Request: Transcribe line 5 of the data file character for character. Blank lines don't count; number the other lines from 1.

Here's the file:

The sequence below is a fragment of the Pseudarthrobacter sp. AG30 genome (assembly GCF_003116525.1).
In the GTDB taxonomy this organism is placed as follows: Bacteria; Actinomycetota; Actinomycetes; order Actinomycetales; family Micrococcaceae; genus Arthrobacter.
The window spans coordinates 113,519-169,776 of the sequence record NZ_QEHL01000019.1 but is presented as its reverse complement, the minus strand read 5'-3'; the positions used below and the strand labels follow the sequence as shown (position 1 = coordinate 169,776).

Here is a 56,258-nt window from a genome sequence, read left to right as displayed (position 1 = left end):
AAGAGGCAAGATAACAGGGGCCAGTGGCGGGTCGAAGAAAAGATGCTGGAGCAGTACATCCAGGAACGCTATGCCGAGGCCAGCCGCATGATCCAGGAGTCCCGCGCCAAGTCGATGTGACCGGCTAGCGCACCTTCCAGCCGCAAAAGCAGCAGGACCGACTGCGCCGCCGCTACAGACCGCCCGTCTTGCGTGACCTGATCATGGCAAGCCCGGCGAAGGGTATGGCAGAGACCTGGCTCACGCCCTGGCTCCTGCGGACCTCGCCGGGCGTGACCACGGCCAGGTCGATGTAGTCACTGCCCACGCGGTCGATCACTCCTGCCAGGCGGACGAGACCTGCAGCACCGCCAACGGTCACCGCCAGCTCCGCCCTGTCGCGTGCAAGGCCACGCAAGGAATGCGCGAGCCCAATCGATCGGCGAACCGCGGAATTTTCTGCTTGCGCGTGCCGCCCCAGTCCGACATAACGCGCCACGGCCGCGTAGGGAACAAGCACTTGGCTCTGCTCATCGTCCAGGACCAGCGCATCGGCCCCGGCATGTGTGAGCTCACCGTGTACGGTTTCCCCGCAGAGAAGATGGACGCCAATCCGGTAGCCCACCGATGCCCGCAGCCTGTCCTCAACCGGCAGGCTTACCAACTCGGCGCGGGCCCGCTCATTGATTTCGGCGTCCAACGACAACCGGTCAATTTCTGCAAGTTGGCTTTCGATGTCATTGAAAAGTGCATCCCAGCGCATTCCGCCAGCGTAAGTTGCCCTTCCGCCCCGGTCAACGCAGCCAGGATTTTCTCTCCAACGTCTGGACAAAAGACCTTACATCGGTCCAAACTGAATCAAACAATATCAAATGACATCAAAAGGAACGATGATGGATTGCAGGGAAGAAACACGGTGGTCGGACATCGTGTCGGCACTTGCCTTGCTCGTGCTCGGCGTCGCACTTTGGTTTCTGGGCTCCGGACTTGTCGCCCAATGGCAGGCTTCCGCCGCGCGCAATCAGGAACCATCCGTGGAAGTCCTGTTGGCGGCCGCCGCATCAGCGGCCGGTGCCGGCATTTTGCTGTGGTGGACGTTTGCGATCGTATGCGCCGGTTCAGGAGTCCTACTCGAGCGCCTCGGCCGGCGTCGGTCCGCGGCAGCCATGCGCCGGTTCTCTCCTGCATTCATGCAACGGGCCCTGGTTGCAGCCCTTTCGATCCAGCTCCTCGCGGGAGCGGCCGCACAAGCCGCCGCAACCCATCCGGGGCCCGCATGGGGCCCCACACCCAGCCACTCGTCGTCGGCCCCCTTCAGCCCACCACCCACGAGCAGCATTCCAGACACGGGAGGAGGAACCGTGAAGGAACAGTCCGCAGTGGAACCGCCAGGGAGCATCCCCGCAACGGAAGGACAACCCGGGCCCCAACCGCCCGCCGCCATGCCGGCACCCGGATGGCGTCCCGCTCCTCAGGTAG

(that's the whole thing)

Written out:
AAGAGGCAAGATAACAGGGGCCAGTGGCGGGTCGAAGAAAAGATGCTGGAGCAGTACATCCAGGAACGCTATGCCGAGGCCAGCCGCATGATCCAGGAGTCCCGCGCCAAGTCGATGTGACCGGCTAGCGCACCTTCCAGCCGCAAAAGCAGCAGGACCGACTGCGCCGCCGCTACAGACCGCCCGTCTTGCGTGACCTGATCATGGCAAGCCCGGCGAAGGGTATGGCAGAGACCTGGCTCACGCCCTGGCTCCTGCGGACCTCGCCGGGCGTGACCACGGCCAGGTCGATGTAGTCACTGCCCACGCGGTCGATCACTCCTGCCAGGCGGACGAGACCTGCAGCACCGCCAACGGTCACCGCCAGCTCCGCCCTGTCGCGTGCAAGGCCACGCAAGGAATGCGCGAGCCCAATCGATCGGCGAACCGCGGAATTTTCTGCTTGCGCGTGCCGCCCCAGTCCGACATAACGCGCCACGGCCGCGTAGGGAACAAGCACTTGGCTCTGCTCATCGTCCAGGACCAGCGCATCGGCCCCGGCATGTGTGAGCTCACCGTGTACGGTTTCCCCGCAGAGAAGATGGACGCCAATCCGGTAGCCCACCGATGCCCGCAGCCTGTCCTCAACCGGCAGGCTTACCAACTCGGCGCGGGCCCGCTCATTGATTTCGGCGTCCAACGACAACCGGTCAATTTCTGCAAGTTGGCTTTCGATGTCATTGAAAAGTGCATCCCAGCGCATTCCGCCAGCGTAAGTTGCCCTTCCGCCCCGGTCAACGCAGCCAGGATTTTCTCTCCAACGTCTGGACAAAAGACCTTACATCGGTCCAAACTGAATCAAACAATATCAAATGACATCAAAAGGAACGATGATGGATTGCAGGGAAGAAACACGGTGGTCGGACATCGTGTCGGCACTTGCCTTGCTCGTGCTCGGCGTCGCACTTTGGTTTCTGGGCTCCGGACTTGTCGCCCAATGGCAGGCTTCCGCCGCGCGCAATCAGGAACCATCCGTGGAAGTCCTGTTGGCGGCCGCCGCATCAGCGGCCGGTGCCGGCATTTTGCTGTGGTGGACGTTTGCGATCGTATGCGCCGGTTCAGGAGTCCTACTCGAGCGCCTCGGCCGGCGTCGGTCCGCGGCAGCCATGCGCCGGTTCTCTCCTGCATTCATGCAACGGGCCCTGGTTGCAGCCCTTTCGATCCAGCTCCTCGCGGGAGCGGCCGCACAAGCCGCCGCAACCCATCCGGGGCCCGCATGGGGCCCCACACCCAGCCACTCGTCGTCGGCCCCCTTCAGCCCACCACCCACGAGCAGCATTCCAGACACGGGAGGAGGAACCGTGAAGGAACAGTCCGCAGTGGAACCGCCAGGGAGCATCCCCGCAACGGAAGGACAACCCGGGCCCCAACCGCCCGCCGCCATGCCGGCACCCGGATGGCGTCCCGCTCCTCAGGTAG